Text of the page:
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A Guest recipe contribution from my Indonesian-Chinese friend and fantastic home Chef Lousiana van Menxel. Both our family moved around the same time to India and she has single-handedly rocked New Delhi with her famous Sate’s and left a lingering Indonesian food impression behind. They were sad to see her leave and I am very happy to enjoy her up close again, a more than welcome opportunity to sample even more of her dishes.

Louisiana shared her recipe of making Huat Kueh 发糕 (Fa Gao aka Fa kueh) or Prosperity Cake. Kue’s are a popular snack in Singapore, Malaysia, Indonesia, (even Vietnamese and Thai dessert versions) as a former colony it is also popular in The Netherlands. What makes it so special is that besides local native specialities you can distinguish many different cultural influences as Chinese and European pastry making methods.

Another indication is language in Chinese-Indonesian culinary culture, mainly through loanwords derived from the Hokkien, Hakka and Cantonese dialects for many snacks and dishes. For example kue is derived from the Hokkien pronunciation ‘kueh’.

Huat Kueh or easier pronounced Prosperity cake, the name originates due to leavening process when the cake produces a bloom that bursts, opening up the top like a flower symbolizing a burst of prosperity.  The prosperity cakes were often used as props in many Lion dances during Chinese New Year’s celebrations or business openings to bring prosperity and good luck.

If not by friends or family food talk, a simple search on the internet will provide an impressive overload on recipes and making methods for Huat Kueh, which also proves how popular this scrumptious little cake is in south-east Asia and in Chinese diaspora’s across the globe.

'Huat Kueh' 发糕  Prosperity Cake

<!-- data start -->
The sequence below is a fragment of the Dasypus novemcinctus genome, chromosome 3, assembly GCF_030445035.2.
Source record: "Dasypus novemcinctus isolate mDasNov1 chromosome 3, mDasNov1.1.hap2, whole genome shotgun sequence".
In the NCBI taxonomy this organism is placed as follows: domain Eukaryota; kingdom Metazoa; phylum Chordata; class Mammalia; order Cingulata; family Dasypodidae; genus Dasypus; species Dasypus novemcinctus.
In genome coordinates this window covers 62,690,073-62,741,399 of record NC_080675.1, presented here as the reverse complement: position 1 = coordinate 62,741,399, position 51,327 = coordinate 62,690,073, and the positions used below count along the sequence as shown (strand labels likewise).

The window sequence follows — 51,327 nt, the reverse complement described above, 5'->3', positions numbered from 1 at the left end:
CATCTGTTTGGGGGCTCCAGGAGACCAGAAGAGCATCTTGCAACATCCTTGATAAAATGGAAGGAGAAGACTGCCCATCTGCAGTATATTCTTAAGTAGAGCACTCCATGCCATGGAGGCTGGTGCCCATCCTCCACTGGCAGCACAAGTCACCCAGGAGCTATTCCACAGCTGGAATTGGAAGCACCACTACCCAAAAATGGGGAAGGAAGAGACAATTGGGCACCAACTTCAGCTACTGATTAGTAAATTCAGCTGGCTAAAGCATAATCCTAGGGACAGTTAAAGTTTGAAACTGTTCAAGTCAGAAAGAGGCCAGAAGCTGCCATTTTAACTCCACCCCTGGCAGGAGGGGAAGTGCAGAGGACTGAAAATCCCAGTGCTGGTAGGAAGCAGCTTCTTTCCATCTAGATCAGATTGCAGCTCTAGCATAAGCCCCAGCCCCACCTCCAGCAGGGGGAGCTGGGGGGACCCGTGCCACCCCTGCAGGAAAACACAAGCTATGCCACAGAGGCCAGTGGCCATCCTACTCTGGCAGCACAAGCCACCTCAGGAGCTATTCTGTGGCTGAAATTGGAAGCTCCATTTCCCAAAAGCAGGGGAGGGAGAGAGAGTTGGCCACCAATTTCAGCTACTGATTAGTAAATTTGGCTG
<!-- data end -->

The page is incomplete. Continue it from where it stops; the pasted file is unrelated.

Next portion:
‘Huat Kueh’ 发糕 Prosperity Cake

 

The earliest method of making these cakes comes from the tradition of making Chinese rice wine as was customary in the old days in many farm households, a sustainable life was a survival necessity. Nothing was spoiled and everything has it purpose or re-used, so were the wine lees (sediment after wine is filtered). Wine lees* as well as soy pulp (okara) were fed to the pigs on the farm or the lees were used to be mixed with rice flour into fermentation in making these prosperity cakes, hence the wait for a couple days but it is absolutely worth it.

Fermented rice has many purposes and I have seen the product in plastic containers at the Oriental Supermarket in The Hague on display directly in front when you pass through the entry gates. Worth to note is that in south-east Asia you will often notice the use of Eno* as a substitute for baking powder.

Can’t wait to try my hand with Louisiana’s Huat Kueh, have devoured these on many occasions and now they hopefully will burst as prosperous out of my steam pan soon and yours too 🙂 However if you rather like to just east them, she is happy to make them for you, send me an e-mail request to connect with Louisiana HomeChef.

Terima kasih banyak, Lousiana! ♥ 非常感谢!

Huat Kueh 发糕

Louisiana’s resep asli in Indonesian for English recipe box below;

Bahan:
Mix A:
250 beras
2 sendok air
2 sendok teh ragi/ tape
2 sendok teh gula
Campur semua diamkan 2 hari

Mix B:
300 gr gula
4 gelas air
Di masak dan diamkan dingin

Menggabungkan:
A+ B di mixer di halusin semua baru campur 600 gr tepung beras dan diamkan 9 jam dan baking powder 2 sendok teh.

sebagai langkah terakhir:
Panaskan royang 20 menit
Taruhkan mangkok ke dlm kukus
Taruh ENO 2 sendok
Baru tuangkan kedalam mangkok kukus 20 menit.

Dingin dan Selamat makan

 

Prosperous tray of Huat Kueh

Prosperous tray of Huat Kueh

Note:

  • The Japanese sake rice lees makes a perfect marinade base for meat, vegetable or fish, read this food & wine article by Makiko Itoh. Digesting of brown lees is also good for health especially lowering the risk for type 2 diabetes and cardiovascular disease according to a PubMed (US National Center for Biotechnology Information) article click to read for more information.
  • Eno (a fast-acting effervescent fruit salts, used as an antacid for upset stomach and reliever of bloating) contains; sodium bicarbonate, citric acid with anhydrous sodium bicarbonate, when it gets mixed with water the bubbles of CO₂ gets produced which relieves gases. The soda neutralizes the acids in the stomach. Hence their tag-line; “Gets to work in 6 seconds”. Available in little 150 gr. jars or 5 gr. sachets  at most Asian shops and supermarkets in The Netherlands and other European countries, however since 2013 it is withdrawn from the UK market. While Eno can be taken  by diabetics, their competitors with alternative fruit salts use sucrose making it unsuitable for diabetics.